I could have kept running the company, but again, I stayed true to my nature. I just knew that this market would become a bloodbath, and I wasn’t built for this kind of competition. I was much better off starting something else.

 What is the most surprising thing about your current industry?

In 2014, I was working at Kakao, Korea’s biggest social network. What struck me was that 80 per cent of total shares on our platform were coming from less than 10 per cent of our content: quizzes. The same thing was happening outside of Korea; Buzzfeed had a quiz that had more shares than 1,000 articles combined.

To me that was the sound of a market screaming to be explored. People have basically told us what they wanted; all I had to do was to give them more of that. I believe this is one of the most critical factors when starting a company. You have to establish a very clear product-market fit. Wingbus didn’t have a product-market fit. Vonvon did. And that made all the difference.

And the beauty was, it didn’t take much to produce these online quizzes on Facebook.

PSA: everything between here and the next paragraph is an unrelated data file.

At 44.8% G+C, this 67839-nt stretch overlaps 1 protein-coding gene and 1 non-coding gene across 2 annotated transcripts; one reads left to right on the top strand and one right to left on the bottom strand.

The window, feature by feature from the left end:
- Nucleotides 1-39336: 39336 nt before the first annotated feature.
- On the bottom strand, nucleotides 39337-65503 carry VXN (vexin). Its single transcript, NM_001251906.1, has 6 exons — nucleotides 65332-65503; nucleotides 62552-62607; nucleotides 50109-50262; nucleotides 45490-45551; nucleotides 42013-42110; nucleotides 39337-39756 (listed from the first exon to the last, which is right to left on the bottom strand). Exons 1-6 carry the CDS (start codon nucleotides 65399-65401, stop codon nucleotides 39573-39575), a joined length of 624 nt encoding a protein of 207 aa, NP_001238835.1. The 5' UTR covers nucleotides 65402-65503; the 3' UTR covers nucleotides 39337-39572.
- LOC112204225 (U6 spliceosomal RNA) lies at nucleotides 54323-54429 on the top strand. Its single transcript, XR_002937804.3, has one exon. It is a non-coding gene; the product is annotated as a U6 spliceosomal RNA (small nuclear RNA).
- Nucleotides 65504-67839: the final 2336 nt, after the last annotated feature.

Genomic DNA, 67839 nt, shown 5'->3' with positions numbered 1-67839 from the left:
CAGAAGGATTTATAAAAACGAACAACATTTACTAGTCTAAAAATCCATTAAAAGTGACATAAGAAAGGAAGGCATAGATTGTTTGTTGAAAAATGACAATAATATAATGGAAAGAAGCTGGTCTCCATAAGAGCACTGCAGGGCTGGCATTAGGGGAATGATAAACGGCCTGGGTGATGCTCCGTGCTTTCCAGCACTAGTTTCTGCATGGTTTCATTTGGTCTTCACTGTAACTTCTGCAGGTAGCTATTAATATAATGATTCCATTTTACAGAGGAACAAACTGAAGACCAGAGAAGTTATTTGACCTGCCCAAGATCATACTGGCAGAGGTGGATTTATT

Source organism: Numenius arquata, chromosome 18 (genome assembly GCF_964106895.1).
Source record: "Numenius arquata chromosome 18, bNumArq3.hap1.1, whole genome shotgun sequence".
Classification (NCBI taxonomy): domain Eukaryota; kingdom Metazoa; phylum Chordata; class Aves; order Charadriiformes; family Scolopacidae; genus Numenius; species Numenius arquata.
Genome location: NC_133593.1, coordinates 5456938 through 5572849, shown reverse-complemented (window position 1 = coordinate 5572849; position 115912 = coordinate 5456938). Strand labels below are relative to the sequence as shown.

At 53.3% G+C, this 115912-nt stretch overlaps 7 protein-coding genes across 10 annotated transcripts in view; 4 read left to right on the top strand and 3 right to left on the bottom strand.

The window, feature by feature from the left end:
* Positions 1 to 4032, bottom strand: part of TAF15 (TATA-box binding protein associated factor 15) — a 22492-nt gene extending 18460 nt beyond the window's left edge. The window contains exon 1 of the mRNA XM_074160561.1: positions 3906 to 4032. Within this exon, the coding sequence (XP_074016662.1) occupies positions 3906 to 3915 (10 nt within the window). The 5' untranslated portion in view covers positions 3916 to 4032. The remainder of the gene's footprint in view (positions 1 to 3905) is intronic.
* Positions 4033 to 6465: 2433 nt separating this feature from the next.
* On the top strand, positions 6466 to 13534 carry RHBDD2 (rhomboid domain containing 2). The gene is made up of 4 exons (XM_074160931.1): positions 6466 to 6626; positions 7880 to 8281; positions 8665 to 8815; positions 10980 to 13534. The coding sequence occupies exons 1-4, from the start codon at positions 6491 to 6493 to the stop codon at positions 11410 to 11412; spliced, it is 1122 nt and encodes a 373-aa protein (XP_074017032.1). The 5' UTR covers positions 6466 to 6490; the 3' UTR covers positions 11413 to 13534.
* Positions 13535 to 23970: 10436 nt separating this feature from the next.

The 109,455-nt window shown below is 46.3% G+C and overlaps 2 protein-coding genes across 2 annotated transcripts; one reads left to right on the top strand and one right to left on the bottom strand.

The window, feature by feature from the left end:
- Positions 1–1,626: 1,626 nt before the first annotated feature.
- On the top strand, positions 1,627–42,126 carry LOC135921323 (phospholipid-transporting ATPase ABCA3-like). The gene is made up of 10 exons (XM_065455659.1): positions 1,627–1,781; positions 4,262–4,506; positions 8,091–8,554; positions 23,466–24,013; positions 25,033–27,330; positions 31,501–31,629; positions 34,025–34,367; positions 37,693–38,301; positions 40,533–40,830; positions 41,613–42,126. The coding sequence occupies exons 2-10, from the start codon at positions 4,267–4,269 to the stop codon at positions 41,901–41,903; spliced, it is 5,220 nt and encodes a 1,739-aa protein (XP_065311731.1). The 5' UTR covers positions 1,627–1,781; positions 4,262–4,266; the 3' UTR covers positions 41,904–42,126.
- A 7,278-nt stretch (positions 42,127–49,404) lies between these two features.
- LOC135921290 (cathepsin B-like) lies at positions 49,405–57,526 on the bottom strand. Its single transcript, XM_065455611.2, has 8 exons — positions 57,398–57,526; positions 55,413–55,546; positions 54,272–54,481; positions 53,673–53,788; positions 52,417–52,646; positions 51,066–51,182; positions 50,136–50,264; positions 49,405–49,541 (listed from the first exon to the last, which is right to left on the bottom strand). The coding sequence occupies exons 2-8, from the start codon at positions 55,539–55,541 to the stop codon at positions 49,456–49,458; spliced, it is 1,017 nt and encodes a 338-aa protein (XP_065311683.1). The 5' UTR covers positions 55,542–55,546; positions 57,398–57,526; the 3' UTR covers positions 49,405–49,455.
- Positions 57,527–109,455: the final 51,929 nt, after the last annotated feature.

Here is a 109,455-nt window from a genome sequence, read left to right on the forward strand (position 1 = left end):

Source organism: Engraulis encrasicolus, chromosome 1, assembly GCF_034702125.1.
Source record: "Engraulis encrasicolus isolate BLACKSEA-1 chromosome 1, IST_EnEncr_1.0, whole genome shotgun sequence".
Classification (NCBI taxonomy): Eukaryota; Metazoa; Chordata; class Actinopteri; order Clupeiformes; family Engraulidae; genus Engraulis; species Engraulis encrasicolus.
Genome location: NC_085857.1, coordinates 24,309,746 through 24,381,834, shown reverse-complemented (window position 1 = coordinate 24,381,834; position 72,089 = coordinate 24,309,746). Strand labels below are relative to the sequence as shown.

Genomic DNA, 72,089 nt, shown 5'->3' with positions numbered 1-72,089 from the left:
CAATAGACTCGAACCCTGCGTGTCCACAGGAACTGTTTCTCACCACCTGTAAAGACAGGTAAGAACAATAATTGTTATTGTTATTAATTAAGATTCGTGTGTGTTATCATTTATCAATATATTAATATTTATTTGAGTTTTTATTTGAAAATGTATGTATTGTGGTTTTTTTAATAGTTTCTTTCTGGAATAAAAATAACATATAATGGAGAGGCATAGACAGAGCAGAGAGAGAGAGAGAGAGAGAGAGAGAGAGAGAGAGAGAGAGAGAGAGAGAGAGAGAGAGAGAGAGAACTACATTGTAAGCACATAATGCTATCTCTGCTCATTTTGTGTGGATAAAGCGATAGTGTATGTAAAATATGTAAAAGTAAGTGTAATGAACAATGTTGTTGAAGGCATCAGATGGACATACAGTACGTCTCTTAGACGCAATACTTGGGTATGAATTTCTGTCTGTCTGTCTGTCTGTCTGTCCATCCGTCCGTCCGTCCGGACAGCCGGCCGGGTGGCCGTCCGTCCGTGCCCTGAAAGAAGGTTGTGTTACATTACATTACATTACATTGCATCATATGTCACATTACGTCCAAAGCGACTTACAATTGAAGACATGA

What was Vonvon’s launch like?

We launched a website with eight quizzes in Korea on the last day of 2014. On New Year’s Day nothing happened. The next day, however, 5,000 people took the quizzes. Day three: 100,000 people. By day four, more than 300,000. The following day, my co-founders and I handed in our two-week notices at our day jobs. That’s when the company was actually born.

We are now a team of more than 90 content creators, editors and designers. We produce quizzes in 15 languages that attract more than 300 million monthly unique visits from around the world. We broke even in our first year and are growing fast.

That’s impressive. Any tips for our readers?

Part of the reason we were able to achieve these milestones is that we had a global market in mind when starting out. We fully knew that Vonvon’s display ads model wouldn’t work in Korea; it was simply too small a market for the business model. Right now, only three per cent of traffic comes from Korea.

I’d also say that you need to be true to your own nature. I’ve always been very conservative and risk-averse. And that actually guided me to pursue only the opportunities with the best risk-reward ratios.

Who inspires you?